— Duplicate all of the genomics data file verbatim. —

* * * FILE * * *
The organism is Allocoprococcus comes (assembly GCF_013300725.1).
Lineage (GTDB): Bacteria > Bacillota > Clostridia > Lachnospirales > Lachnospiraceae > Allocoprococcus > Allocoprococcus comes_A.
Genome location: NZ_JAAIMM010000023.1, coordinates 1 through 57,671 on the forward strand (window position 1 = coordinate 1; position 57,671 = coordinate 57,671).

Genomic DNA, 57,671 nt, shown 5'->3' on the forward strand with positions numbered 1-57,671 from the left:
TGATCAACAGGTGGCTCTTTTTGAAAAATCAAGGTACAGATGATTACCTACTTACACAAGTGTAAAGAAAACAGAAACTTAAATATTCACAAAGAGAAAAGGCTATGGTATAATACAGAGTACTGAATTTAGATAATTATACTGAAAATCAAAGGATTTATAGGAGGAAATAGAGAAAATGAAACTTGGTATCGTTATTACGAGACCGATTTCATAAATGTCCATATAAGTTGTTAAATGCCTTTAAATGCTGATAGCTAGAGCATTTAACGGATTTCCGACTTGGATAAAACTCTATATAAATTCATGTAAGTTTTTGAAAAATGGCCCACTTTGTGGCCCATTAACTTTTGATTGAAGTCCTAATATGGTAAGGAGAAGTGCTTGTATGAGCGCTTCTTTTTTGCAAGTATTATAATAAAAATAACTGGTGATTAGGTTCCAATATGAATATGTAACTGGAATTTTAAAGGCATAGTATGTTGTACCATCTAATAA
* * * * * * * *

The organism is Allocoprococcus comes (assembly GCF_013300725.1).
Lineage (GTDB): Bacteria > Bacillota > Clostridia > Lachnospirales > Lachnospiraceae > Allocoprococcus > Allocoprococcus comes_A.
Genome location: NZ_JAAIMM010000023.1, coordinates 1 through 57,671 on the forward strand (window position 1 = coordinate 1; position 57,671 = coordinate 57,671).

Genomic DNA, 57,671 nt, shown 5'->3' on the forward strand with positions numbered 1-57,671 from the left:
TGATCAACAGGTGGCTCTTTTTGAAAAATCAAGGTACAGATGATTACCTACTTACACAAGTGTAAAGAAAACAGAAACTTAAATATTCACAAAGAGAAAAGGCTATGGTATAATACAGAGTACTGAATTTAGATAATTATACTGAAAATCAAAGGATTTATAGGAGGAAATAGAGAAAATGAAACTTGGTATCGTTATTACGAGACCGATTTCATAAATGTCCATATAAGTTGTTAAATGCCTTTAAATGCTGATAGCTAGAGCATTTAACGGATTTCCGACTTGGATAAAACTCTATATAAATTCATGTAAGTTTTTGAAAAATGGCCCACTTTGTGGCCCATTAACTTTTGATTGAAGTCCTAATATGGTAAGGAGAAGTGCTTGTATGAGCGCTTCTTTTTTGCAAGTATTATAATAAAAATAACTGGTGATTAGGTTCCAATATGAATATGTAACTGGAATTTTAAAGGCATAGTATGTTGTACCATCTAATAA